In August 2018, 24 Danish and international students completed the surgical summer school with impressive results.
Over three intensive weeks, 24 students of medicine from nine different countries acquired and practised surgical skills via simulation. The students learned to suture, perform sonographies, endoscopies and operations etc. They now have the best qualifications to continue with their specialist programme in surgery.
At the closing reception for course participants, Course Director and Professor of Medical Education Lars Konge from CAMES (Copenhagen Academy for Medical Education and Simulation) expressed his satisfaction with the participants:
’At this course we have striven for excellence, and I am impressed by what I have seen. E.g. several of you achieved perfect scores in bronchoscopy (endoscopy of the airways, red.), and everyone has passed all the tests’, Lars Konge said to the students before presenting them with their diplomas.
’Now I Want to Become a Surgeon’
The participants were also happy with the course. Due to its great focus on hands-on and practical experience, they have learned a lot.
’We were allowed to do a lot more than I had expected and had ample opportunity to practise the various procedures. That was great. I did not really plan to become a surgeon, and I signed up for the course to make sure. Now I am 90 per cent certain that I want to become a surgeon. It has been a great experience’, said Antonio Loris d’Ottavio, who had travelled all the way from Ortona, Italy.
Training Is an Important Learning Approach
The summer school in simulated surgery was a pilot project funded through CHI funding from the Capital Region of Denmark’s Regional Growth and Development Strategy (ReVUS), which will run out by the end of 2018. The course has now run twice. Experience from the pilot project has made it clear that the participants’ learning outcome is huge; unfortunately, the course is too cost-intensive to continue without external funding.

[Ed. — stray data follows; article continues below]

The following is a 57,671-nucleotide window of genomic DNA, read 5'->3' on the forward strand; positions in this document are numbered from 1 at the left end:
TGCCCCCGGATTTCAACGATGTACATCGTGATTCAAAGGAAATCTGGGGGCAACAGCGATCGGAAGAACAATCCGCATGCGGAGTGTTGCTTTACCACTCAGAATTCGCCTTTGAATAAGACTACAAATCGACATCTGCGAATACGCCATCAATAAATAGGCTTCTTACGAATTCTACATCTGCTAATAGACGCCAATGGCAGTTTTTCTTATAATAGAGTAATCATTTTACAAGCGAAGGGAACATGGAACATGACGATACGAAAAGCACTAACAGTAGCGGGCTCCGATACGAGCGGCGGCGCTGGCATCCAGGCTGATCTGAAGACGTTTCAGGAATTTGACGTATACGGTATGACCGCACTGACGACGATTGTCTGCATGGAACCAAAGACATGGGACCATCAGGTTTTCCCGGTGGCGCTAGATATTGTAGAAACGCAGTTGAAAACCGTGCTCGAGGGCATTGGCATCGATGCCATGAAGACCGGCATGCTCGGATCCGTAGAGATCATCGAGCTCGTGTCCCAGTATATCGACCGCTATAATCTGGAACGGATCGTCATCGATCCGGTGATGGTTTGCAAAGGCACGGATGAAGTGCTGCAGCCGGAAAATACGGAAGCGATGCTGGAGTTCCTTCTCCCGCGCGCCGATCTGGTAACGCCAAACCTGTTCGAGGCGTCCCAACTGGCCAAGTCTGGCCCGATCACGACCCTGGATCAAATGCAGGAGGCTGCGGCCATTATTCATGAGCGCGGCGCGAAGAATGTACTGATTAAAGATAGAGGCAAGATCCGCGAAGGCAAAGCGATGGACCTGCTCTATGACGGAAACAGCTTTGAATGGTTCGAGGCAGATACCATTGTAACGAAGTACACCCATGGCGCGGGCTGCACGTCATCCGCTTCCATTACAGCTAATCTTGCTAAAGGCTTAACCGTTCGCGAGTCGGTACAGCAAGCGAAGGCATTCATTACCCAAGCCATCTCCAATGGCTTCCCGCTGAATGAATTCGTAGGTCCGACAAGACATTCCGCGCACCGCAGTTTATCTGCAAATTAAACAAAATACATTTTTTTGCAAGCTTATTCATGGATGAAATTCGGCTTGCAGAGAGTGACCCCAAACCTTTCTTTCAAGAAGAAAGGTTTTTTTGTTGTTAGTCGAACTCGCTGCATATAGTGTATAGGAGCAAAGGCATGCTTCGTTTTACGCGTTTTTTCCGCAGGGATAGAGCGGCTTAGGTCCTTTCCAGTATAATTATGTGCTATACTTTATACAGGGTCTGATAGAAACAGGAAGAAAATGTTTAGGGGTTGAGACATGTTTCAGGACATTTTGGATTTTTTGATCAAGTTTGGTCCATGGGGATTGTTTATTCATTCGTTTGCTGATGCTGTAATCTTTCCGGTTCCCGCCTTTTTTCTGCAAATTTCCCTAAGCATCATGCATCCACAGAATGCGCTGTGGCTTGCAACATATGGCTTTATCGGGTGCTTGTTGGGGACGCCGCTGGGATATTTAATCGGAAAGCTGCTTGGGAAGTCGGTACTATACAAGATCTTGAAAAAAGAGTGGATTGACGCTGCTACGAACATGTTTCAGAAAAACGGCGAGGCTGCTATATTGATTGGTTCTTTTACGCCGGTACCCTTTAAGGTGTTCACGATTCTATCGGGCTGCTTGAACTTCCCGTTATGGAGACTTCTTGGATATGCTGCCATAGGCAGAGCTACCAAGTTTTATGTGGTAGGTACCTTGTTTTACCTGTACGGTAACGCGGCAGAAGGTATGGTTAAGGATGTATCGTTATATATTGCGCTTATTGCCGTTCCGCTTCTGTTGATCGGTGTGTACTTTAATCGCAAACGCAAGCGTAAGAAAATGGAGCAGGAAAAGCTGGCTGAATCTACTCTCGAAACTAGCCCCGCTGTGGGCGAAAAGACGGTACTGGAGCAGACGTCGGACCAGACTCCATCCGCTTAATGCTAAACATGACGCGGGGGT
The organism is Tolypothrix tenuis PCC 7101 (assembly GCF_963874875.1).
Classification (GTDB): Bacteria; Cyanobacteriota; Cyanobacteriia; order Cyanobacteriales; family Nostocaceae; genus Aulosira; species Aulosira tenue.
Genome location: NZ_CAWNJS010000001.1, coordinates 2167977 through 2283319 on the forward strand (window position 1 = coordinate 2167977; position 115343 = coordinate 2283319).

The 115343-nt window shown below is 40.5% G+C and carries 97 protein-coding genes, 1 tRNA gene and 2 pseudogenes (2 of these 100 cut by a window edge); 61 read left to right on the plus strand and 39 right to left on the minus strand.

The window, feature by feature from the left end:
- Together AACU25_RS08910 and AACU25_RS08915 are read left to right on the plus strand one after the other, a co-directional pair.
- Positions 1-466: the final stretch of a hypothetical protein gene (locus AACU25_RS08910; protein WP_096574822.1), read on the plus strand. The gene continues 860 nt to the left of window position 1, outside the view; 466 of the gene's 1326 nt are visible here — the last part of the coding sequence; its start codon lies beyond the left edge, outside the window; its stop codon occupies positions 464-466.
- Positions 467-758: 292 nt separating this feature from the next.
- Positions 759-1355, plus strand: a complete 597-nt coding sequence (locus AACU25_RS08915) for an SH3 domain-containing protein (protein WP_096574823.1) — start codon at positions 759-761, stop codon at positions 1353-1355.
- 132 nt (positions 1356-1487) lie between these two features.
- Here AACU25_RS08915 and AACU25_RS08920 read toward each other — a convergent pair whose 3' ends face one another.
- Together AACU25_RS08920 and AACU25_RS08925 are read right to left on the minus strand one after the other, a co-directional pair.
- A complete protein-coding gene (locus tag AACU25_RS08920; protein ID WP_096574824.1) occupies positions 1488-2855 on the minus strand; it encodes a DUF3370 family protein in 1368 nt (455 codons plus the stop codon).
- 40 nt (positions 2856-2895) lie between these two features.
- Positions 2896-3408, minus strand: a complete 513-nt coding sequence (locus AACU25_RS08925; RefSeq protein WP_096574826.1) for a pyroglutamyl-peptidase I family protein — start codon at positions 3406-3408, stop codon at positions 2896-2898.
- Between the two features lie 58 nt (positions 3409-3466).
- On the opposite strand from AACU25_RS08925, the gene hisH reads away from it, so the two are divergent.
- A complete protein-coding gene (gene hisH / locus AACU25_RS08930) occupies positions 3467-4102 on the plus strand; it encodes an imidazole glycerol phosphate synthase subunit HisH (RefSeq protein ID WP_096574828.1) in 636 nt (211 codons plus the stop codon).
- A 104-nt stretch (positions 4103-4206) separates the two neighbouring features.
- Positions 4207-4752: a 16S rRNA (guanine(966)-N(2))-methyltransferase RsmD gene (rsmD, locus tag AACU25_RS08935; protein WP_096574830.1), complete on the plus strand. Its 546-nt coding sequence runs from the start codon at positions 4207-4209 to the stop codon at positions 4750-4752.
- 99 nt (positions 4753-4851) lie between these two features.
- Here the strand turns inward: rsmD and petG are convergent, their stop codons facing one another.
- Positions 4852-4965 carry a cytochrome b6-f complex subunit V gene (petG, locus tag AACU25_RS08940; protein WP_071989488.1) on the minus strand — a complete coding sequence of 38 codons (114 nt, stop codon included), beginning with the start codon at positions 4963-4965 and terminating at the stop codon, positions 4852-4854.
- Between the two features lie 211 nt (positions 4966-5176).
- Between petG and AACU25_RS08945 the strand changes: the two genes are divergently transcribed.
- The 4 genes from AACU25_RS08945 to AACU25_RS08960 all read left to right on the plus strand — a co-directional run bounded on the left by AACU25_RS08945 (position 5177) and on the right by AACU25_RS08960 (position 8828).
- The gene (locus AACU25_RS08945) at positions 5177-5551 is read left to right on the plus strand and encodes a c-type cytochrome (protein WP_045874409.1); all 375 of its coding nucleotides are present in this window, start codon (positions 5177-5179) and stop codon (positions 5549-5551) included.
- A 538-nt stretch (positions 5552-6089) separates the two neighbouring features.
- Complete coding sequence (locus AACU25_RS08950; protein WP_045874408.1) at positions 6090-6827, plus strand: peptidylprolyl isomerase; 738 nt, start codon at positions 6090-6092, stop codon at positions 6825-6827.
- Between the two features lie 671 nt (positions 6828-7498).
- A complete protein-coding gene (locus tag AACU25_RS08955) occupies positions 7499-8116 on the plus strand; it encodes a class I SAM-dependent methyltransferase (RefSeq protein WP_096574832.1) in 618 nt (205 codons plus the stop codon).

However, this does not change Lars Konge’s hope that future medical training in general will live up to the same standards as medical research. I.e. that training is conducted via simulation and not on patients, ensuring that doctors do not get to operate on patients before they have acquired the technical skills.
’We know from research that even experienced surgeons have a learning curve when performing new procedures. So I hope that you, in addition to the surgical skills you have acquired, will take this form of training with you’, Lars Konge encouraged the future doctors and surgeons in his speech.
The activity was funded by the Capital Region of Denmark’s Regional Growth and Development Strategy: